Planetary Radio • Feb 15, 2023

Are we alone? The search for alien technosignatures

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Jean luc margot

Jean-Luc Margot

Professor at UCLA Department of Earth, Planetary and Space Sciences and UCLA Department of Physics and Astronomy

Megan li portrait

Megan Li

Graduate student pursuing a Ph.D. in the Search for Extraterrestrial Intelligence

Headshot 2020

Kate Howells

Public Education Specialist for The Planetary Society

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Bruce Betts

Chief Scientist / LightSail Program Manager for The Planetary Society

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Sarah Al-Ahmed

Planetary Radio Host and Producer for The Planetary Society

A new volunteer science project to search for alien technosignatures has launched! Jean-Luc Margot and Megan Li from UCLA join us to share the exciting debut of their Planetary Society STEP Grant-funded SETI project on Zooniverse. Our public education specialist Kate Howells reflects on the tenth anniversary of the Chelyabinsk Meteor Event, and don’t miss your chance to win a comfy Planetary Society beanie in this week’s Space Trivia Contest.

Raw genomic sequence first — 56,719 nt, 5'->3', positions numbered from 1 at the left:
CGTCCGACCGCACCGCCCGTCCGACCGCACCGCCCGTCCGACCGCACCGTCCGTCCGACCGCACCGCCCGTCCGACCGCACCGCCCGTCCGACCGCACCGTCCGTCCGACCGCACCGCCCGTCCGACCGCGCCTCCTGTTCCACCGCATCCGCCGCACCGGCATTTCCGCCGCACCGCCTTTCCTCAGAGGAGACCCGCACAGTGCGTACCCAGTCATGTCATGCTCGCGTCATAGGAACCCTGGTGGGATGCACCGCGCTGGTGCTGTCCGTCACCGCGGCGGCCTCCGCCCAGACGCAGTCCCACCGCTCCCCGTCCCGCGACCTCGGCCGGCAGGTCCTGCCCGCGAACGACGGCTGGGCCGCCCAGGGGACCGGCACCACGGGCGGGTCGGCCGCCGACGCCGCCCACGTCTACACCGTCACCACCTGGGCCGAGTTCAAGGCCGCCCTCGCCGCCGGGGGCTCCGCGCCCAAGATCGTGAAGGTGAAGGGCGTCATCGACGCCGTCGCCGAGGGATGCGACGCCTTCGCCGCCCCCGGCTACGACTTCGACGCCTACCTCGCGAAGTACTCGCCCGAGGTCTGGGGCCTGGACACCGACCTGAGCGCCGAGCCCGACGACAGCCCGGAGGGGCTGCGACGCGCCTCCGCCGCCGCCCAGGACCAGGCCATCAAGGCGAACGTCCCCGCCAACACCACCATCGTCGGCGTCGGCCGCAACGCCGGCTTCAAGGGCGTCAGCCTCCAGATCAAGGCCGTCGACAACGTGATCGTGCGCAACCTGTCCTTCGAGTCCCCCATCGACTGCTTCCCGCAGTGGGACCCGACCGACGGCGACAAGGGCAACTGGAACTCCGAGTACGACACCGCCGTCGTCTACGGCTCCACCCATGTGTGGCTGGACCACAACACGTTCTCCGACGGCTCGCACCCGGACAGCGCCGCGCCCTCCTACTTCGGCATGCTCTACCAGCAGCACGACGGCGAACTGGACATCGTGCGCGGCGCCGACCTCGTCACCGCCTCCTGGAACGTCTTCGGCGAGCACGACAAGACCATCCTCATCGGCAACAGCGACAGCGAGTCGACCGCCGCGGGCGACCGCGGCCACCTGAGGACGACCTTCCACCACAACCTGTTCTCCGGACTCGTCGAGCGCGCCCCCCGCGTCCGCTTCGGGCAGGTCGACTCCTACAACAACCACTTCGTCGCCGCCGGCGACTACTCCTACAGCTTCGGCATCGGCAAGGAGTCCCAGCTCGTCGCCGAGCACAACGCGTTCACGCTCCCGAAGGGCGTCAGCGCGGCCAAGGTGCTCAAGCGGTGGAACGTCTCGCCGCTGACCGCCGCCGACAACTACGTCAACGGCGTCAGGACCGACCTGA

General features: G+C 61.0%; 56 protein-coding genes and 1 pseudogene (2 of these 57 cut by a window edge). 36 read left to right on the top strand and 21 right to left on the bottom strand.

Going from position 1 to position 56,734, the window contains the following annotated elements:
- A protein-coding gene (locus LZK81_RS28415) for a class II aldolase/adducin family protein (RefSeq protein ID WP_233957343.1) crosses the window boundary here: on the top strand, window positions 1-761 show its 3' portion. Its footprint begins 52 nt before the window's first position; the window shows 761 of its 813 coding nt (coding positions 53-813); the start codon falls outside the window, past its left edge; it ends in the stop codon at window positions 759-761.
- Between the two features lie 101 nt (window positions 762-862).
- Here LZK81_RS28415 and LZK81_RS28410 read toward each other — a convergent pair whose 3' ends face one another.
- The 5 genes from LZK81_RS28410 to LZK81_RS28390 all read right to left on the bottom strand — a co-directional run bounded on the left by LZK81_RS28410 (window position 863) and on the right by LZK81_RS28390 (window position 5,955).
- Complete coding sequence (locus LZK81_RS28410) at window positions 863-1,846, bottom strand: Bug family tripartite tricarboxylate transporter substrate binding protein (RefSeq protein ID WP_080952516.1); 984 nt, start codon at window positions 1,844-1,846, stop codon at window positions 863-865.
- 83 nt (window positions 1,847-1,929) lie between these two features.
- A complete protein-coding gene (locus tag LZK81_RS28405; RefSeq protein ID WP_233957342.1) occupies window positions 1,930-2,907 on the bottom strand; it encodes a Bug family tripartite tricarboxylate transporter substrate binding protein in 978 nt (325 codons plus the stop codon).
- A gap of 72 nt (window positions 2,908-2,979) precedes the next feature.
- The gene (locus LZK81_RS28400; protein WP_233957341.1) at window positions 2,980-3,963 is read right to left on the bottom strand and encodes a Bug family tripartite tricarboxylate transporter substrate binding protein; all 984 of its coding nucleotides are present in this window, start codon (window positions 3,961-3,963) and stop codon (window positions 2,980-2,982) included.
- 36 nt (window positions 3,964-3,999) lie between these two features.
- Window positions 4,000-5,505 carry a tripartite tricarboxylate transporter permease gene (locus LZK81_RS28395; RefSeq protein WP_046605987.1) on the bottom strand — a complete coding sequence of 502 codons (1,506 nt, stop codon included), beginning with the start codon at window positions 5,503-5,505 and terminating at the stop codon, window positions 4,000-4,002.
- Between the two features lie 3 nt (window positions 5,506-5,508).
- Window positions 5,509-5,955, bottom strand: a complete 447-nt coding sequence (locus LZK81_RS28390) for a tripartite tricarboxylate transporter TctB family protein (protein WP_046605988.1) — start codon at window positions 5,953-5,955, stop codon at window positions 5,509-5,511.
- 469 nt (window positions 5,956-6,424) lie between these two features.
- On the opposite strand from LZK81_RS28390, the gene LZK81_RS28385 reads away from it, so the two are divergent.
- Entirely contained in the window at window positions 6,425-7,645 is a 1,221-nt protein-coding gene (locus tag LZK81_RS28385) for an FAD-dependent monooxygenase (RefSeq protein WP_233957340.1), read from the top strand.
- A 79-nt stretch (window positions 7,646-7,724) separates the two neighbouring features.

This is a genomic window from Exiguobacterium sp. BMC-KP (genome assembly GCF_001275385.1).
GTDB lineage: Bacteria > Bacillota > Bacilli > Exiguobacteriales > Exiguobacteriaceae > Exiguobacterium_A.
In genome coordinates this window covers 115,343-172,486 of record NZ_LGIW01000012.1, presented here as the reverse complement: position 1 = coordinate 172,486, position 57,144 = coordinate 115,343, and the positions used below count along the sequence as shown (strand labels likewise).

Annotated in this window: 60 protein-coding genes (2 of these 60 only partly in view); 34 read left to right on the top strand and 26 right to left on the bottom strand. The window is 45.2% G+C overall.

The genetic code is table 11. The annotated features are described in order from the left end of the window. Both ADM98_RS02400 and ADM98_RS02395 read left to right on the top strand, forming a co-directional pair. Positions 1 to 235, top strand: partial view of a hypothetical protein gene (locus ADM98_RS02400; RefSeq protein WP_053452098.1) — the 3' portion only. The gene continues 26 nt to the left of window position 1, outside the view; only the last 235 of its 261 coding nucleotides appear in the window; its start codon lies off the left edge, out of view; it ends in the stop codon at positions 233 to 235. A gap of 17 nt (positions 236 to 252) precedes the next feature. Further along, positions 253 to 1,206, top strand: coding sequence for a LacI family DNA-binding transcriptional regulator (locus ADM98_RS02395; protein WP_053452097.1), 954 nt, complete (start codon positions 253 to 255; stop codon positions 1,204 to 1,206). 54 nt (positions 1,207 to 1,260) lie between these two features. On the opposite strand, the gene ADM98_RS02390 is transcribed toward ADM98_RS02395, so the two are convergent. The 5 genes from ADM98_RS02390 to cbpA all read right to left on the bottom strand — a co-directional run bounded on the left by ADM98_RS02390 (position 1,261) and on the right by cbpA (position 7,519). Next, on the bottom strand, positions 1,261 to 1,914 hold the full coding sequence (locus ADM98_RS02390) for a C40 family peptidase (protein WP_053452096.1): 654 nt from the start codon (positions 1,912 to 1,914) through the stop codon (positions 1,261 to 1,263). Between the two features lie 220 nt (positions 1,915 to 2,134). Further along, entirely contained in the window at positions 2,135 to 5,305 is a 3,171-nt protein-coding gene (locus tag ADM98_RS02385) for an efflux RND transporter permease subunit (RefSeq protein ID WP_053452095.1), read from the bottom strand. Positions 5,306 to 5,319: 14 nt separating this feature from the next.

Are We Alone In The Universe Homepage
Are We Alone In The Universe Homepage The Are We Alone In The Universe? project is a citizen science project dedicated to the search for extraterrestrial technosignatures. The project was funded in part by The Planetary Society’s STEP Grant program. This screenshot shows the homepage for the project on Zooniverse on the day of its launch on Feb 14, 2023.Image: UCLA SETI Group / Zooniverse
Green Bank Telescope
Green Bank Telescope The 100-meter Green Bank Telescope in Green Bank, WV.Image: John Stoke / Green Bank Observatory

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Trivia Contest

This Week’s Question:

Of the people on board the International Space Station (as of Feb 15, 2023), who has had the most spaceflights?

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A Planetary Society beanie.

To submit your answer:

Complete the contest entry form at or write to us at [email protected] no later than Wednesday, February 22 at 8am Pacific Time. Be sure to include your name and mailing address.